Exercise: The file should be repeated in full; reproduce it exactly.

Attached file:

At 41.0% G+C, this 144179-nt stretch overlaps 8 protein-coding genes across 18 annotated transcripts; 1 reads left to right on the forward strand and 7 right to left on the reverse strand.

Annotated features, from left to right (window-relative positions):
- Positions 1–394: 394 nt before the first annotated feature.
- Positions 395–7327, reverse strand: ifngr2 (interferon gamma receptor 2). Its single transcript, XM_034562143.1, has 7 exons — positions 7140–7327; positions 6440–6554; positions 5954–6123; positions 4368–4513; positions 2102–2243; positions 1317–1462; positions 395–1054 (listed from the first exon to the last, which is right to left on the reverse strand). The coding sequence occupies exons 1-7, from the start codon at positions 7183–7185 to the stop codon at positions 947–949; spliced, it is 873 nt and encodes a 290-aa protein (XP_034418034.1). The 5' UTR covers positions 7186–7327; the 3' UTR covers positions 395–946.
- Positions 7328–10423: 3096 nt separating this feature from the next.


At 41.0% G+C, this 144179-nt stretch overlaps 8 protein-coding genes across 18 annotated transcripts; 1 reads left to right on the forward strand and 7 right to left on the reverse strand.

Annotated features, from left to right (window-relative positions):
- Positions 1–394: 394 nt before the first annotated feature.
- Positions 395–7327, reverse strand: ifngr2 (interferon gamma receptor 2). Its single transcript, XM_034562143.1, has 7 exons — positions 7140–7327; positions 6440–6554; positions 5954–6123; positions 4368–4513; positions 2102–2243; positions 1317–1462; positions 395–1054 (listed from the first exon to the last, which is right to left on the reverse strand). The coding sequence occupies exons 1-7, from the start codon at positions 7183–7185 to the stop codon at positions 947–949; spliced, it is 873 nt and encodes a 290-aa protein (XP_034418034.1). The 5' UTR covers positions 7186–7327; the 3' UTR covers positions 395–946.
- Positions 7328–10423: 3096 nt separating this feature from the next.